Imagining Holiness: Classic Hasidic Tales in Modern Times

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McGill-Queen's Press - MQUP, Jun 1, 2009 - History
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In Imagining Holiness Justin Lewis offers a radical reappraisal of how we think of Hasidic tales, calling into question received notions of authenticity. He focuses his study on the neglected Hasidic literature of the early twentieth century - primarily the work of Israel Berger and Abraham Hayim Michelson - and the literary and historical dynamics of its emergence, posing questions about its place in Hasidic society, the attitude of the Hasidim towards this literature, and orality in Hasidic tradition as manifested in these Hasidic books. Berger and Michelson wrote in the decade before the First World War, a time of loss and decline for Hasidism. Their books resisted modernity and positioned Hasidism as authentic Judaism but also reflected modern literary trends, expressed tensions within Hasidism itself, and depicted struggles between the soul and body.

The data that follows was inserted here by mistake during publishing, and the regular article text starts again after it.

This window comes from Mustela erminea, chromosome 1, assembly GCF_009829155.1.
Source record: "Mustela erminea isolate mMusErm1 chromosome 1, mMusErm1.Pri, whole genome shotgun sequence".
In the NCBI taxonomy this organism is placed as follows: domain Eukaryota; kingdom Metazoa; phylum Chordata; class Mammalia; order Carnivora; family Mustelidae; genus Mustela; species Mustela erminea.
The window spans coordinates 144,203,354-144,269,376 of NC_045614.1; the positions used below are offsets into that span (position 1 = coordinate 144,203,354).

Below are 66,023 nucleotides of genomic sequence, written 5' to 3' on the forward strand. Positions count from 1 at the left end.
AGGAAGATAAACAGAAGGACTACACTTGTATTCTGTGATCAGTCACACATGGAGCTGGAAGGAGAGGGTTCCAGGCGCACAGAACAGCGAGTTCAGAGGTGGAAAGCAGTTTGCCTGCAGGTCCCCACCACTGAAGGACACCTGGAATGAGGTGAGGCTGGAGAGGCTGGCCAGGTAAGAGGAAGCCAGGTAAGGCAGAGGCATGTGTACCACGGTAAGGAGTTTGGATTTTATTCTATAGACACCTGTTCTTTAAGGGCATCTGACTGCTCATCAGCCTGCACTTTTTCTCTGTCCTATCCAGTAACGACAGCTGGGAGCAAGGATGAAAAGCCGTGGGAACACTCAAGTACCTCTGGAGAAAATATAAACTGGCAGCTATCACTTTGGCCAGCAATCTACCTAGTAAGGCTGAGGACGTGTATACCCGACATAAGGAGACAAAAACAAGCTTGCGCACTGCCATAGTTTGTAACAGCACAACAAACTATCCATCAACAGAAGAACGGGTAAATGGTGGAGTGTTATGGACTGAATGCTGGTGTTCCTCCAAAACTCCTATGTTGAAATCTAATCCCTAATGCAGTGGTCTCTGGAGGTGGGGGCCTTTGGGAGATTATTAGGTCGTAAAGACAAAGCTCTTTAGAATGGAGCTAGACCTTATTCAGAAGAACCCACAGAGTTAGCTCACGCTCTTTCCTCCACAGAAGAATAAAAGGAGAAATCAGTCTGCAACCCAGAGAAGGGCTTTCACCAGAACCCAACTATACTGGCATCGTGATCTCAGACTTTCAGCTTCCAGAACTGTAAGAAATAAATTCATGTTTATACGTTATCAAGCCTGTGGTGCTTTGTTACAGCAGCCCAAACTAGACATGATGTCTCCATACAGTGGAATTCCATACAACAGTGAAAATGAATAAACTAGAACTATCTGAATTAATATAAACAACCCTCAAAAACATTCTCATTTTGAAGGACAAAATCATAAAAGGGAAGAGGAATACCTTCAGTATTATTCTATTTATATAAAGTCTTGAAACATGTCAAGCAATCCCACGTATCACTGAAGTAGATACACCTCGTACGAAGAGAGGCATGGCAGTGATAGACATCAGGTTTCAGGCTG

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Contents

In the Marketplace The Stories in Context
33
Holy Men and Holy Books The Tales the Talmud and Jewish Law
109
The World as It Is Materiality and the Body
157
The Wounded Body
225
AFTERWORD
262
Names and Dates
265
GLOSSARY
269
NOTES
275
BIBLIOGRAPHY
315
INDEX
341
Copyright

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About the author (2009)

Justin Jaron Lewis is assistant professor of religion, University of Manitoba.

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